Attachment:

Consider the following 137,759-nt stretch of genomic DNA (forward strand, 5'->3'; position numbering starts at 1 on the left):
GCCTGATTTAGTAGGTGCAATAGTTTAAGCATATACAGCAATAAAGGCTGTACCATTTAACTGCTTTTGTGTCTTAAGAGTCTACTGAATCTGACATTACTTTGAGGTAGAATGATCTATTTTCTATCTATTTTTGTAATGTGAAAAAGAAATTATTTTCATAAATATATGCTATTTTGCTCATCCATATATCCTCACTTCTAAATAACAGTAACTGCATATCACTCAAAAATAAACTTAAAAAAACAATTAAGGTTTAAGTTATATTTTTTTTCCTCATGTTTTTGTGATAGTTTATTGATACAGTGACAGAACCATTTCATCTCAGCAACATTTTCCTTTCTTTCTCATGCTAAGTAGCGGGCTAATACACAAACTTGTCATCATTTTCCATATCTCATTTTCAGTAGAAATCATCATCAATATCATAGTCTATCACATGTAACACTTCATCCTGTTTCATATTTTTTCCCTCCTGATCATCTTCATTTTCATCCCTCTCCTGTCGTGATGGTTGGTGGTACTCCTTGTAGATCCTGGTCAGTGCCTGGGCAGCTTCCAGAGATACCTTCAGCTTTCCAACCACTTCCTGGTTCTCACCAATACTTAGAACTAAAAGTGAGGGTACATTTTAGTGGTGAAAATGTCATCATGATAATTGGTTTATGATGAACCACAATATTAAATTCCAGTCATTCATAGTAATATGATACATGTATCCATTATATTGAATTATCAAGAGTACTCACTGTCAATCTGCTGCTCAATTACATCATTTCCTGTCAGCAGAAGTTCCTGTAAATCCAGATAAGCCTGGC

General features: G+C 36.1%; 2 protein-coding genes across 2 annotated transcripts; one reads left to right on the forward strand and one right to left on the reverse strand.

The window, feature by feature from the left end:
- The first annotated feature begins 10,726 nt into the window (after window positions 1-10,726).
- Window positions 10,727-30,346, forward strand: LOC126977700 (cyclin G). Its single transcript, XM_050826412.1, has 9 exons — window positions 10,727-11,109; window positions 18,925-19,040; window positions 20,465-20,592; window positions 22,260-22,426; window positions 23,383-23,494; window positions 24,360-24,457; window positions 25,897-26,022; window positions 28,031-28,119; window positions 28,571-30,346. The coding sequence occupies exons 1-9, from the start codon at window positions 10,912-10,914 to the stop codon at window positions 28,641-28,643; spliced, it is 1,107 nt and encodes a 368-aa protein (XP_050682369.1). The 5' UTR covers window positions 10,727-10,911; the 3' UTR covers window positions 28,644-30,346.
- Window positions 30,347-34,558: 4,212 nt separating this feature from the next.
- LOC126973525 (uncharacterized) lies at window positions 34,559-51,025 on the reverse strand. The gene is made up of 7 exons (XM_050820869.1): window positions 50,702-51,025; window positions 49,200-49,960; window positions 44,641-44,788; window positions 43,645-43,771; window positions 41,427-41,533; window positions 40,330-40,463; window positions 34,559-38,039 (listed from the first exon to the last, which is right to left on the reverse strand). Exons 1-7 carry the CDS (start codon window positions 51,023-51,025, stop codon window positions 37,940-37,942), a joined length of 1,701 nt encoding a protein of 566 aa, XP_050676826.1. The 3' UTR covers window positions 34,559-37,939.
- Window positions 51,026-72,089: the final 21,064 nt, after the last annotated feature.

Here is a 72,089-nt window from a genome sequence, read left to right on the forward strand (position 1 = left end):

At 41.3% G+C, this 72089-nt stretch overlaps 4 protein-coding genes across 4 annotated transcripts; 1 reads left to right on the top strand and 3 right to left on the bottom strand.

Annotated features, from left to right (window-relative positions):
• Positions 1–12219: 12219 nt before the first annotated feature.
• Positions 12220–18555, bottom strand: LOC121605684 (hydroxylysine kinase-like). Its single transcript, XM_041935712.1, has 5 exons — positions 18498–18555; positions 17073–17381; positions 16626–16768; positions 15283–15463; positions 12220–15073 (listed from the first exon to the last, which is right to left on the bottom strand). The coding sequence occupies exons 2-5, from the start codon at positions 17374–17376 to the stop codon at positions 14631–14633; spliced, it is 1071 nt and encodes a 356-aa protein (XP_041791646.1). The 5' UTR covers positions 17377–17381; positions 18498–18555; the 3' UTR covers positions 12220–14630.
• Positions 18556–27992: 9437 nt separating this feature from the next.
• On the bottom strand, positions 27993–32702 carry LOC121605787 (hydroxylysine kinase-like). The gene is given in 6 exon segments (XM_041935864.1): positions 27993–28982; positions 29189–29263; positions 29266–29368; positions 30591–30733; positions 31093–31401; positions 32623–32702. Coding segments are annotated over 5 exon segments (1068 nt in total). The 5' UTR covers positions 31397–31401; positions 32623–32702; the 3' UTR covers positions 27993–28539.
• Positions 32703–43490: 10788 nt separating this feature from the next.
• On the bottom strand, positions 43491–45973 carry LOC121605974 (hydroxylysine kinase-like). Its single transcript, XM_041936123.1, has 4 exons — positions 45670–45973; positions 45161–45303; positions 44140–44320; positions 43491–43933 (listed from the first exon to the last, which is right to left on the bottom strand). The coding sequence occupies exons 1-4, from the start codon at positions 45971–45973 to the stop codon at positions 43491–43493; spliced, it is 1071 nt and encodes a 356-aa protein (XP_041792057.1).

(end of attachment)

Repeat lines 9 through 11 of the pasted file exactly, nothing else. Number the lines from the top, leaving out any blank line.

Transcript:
- Window positions 51,026-72,089: the final 21,064 nt, after the last annotated feature.

Here is a 72,089-nt window from a genome sequence, read left to right on the forward strand (position 1 = left end):

At 41.3% G+C, this 72089-nt stretch overlaps 4 protein-coding genes across 4 annotated transcripts; 1 reads left to right on the top strand and 3 right to left on the bottom strand.